The world’s leader in Internet search is battling to maintain its share of Web surfers’ time and attention, which is increasingly getting taken up by Facebook, Twitter and other social networks. But it has struggled to find its footing in the nascent market.
Its last attempt to create a social network — Buzz — has not fared well. A flood of complaints about how Buzz handled user privacy cast a pall over the product. On Wednesday, Google announced it had reached a settlement with regulators under which it agreed to independent privacy audits every two years.
With the new +1 buttons, Google aims to counter one of Facebook’s most popular features. The new feature comes nearly a year after Facebook began offering special “Like” buttons to websites, creating a personalized recommendation system that some analysts believe could challenge the traditional ranking algorithms that search engines use to find online information.
A LOSING BATTLE?
Maintaining its role as the main gateway to information on the Internet is key for Google, which generated roughly $29 billion in revenue last year — primarily from search ads.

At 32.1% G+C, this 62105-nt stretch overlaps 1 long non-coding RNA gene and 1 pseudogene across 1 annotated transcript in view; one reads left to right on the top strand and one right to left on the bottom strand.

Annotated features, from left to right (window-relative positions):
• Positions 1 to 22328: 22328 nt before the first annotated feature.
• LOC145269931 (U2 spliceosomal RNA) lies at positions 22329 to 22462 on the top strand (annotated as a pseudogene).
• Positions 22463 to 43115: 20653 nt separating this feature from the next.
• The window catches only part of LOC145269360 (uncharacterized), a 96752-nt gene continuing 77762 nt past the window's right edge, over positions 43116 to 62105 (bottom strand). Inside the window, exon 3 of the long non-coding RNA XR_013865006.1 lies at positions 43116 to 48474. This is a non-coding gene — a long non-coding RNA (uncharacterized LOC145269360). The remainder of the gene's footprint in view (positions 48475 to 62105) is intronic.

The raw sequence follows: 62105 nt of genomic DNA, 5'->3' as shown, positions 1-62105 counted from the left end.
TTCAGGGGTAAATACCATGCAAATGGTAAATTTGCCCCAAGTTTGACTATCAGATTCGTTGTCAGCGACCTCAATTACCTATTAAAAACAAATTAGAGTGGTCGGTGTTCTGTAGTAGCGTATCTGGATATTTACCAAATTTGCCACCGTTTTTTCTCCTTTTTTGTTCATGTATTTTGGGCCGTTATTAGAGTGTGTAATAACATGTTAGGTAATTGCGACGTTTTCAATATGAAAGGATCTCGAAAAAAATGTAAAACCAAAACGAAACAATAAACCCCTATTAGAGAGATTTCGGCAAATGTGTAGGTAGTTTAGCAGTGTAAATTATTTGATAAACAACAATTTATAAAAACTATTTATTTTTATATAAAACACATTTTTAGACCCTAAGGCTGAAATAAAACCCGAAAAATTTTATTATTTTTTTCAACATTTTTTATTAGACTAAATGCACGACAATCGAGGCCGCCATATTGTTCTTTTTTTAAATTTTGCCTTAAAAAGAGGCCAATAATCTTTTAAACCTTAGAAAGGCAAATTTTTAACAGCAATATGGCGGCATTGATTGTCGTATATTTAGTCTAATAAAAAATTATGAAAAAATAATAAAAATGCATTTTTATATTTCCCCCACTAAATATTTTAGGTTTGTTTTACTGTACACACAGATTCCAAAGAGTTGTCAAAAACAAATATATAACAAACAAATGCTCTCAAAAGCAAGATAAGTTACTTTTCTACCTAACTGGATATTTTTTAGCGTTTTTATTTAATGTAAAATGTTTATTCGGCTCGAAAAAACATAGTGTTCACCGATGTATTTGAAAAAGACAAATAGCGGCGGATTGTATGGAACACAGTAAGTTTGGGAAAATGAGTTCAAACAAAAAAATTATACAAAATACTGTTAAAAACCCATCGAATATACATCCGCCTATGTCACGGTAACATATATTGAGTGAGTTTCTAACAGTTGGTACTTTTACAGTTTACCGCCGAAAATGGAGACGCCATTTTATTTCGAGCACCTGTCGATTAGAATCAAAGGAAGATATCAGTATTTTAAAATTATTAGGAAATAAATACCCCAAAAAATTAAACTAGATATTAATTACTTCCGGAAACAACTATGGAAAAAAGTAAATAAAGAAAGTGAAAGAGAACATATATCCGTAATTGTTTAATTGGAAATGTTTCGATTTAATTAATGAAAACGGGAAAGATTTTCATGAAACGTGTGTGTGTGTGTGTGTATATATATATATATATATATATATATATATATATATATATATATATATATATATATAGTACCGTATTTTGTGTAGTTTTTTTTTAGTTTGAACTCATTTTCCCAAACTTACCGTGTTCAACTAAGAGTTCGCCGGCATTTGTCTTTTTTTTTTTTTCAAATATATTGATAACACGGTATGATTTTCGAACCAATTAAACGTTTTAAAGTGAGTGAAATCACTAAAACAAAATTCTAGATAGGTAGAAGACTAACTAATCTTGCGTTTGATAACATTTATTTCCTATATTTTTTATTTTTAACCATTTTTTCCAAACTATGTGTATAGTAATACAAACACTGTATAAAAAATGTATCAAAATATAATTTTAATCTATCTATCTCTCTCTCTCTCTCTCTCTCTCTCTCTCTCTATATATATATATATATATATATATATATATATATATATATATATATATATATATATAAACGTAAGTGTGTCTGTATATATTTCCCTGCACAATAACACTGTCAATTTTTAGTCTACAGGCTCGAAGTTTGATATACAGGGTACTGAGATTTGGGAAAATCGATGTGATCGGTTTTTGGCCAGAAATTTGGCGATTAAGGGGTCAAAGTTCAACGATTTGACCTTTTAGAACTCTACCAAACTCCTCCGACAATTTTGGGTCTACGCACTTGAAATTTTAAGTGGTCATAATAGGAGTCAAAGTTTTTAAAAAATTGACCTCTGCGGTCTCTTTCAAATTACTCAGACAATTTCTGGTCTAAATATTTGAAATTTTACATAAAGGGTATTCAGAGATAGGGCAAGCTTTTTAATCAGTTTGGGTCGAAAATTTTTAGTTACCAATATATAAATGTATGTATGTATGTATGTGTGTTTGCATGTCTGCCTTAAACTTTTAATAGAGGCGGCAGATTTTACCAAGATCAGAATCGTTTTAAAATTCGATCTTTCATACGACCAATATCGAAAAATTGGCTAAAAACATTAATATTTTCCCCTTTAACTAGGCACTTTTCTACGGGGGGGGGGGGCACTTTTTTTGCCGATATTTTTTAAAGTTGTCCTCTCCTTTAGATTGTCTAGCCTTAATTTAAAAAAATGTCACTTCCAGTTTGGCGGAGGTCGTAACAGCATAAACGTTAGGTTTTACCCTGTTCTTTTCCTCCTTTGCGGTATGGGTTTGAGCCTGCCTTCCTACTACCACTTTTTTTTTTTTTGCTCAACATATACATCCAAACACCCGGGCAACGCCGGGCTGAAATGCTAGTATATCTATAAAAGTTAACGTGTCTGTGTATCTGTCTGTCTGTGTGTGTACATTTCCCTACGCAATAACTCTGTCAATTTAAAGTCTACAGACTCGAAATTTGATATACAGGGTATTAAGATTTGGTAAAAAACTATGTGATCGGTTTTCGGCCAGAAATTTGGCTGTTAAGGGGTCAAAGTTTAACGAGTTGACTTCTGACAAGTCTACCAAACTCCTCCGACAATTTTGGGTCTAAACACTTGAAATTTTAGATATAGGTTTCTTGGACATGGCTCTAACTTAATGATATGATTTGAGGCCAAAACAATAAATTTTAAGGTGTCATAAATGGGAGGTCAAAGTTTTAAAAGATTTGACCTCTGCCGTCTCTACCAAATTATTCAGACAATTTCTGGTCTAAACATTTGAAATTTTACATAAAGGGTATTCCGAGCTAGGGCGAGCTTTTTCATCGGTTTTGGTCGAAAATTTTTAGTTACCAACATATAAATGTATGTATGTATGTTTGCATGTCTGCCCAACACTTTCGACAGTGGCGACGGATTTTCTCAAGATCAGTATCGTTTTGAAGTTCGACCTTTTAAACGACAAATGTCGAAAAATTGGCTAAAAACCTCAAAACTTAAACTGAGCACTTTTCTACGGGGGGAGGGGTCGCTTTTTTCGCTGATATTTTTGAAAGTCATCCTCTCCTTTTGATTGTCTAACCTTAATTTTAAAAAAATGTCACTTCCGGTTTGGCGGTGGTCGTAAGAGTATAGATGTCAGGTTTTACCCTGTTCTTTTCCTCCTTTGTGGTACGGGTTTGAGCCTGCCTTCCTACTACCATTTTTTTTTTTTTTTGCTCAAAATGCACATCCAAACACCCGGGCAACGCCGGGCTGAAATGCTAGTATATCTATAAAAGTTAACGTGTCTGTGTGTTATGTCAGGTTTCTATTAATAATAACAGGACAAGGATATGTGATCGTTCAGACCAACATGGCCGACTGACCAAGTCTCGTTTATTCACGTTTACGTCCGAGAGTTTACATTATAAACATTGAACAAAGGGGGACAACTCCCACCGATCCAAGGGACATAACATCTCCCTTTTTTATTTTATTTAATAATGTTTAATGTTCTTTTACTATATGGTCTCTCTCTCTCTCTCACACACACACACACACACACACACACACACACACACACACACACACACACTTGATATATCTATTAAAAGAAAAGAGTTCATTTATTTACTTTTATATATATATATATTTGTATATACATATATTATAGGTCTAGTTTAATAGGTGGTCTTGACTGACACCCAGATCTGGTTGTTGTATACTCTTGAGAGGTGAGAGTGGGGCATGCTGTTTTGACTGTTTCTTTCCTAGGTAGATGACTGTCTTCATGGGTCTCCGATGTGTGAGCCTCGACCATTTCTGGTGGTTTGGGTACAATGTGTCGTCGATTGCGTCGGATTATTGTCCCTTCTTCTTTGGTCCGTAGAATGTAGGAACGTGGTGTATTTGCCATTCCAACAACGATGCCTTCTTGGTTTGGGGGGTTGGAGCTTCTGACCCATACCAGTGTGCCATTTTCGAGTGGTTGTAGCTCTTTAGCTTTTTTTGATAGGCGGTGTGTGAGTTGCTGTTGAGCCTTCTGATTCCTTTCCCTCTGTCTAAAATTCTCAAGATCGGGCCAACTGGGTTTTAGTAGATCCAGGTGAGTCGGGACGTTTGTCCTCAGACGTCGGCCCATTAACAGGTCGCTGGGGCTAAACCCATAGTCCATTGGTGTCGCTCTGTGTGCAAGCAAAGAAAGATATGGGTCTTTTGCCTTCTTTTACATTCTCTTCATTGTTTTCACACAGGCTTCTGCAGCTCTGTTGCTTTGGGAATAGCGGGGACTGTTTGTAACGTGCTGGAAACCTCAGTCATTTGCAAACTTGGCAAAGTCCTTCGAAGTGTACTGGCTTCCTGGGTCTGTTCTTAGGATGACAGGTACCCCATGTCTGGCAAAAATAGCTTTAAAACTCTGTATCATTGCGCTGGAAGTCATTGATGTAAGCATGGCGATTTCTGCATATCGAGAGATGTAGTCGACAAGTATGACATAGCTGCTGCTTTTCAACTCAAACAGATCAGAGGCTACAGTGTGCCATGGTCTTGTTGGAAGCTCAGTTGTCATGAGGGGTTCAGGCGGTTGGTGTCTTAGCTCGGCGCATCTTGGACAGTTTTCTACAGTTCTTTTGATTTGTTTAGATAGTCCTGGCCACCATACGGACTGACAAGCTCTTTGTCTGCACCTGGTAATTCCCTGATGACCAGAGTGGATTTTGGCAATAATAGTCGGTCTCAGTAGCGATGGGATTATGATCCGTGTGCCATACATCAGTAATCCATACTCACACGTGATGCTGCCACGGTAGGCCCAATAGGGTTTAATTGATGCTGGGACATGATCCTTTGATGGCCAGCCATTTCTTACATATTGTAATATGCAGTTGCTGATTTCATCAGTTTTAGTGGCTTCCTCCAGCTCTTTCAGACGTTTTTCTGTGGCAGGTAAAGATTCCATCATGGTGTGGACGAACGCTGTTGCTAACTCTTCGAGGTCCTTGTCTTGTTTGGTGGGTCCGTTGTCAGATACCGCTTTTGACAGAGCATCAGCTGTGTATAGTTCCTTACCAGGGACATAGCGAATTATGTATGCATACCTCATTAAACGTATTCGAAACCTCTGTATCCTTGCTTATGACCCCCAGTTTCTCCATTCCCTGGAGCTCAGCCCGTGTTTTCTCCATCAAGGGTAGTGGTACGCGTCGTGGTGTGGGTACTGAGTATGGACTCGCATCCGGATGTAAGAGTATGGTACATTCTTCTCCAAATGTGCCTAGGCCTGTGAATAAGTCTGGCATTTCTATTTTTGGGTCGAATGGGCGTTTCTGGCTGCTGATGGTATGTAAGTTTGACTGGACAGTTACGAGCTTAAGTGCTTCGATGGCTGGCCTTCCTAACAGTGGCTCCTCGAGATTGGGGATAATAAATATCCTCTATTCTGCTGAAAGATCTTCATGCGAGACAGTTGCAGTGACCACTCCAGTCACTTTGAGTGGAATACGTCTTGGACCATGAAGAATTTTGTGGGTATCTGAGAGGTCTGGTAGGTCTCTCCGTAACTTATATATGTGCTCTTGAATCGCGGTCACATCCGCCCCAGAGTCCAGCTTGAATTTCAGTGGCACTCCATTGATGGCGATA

While Google remains the Internet search and advertising leader, Facebook is taking a larger and larger portion of advertising dollars.
Google said that +1 recommendations will also appear in the paid ads that Google displays alongside its search results. In its internal tests, Google found that including the recommendations boosted the rates at which people click on the ads, executives told Reuters in an interview on Tuesday.
Eventually, Google plans to let third-party websites feature +1 buttons directly on their own pages, the company said.
Google’s Matt Cutts, a principal engineer for search, said the +1 buttons were part of the evolution of Google’s own social search efforts, rather than a direct response to Facebook’s Like buttons.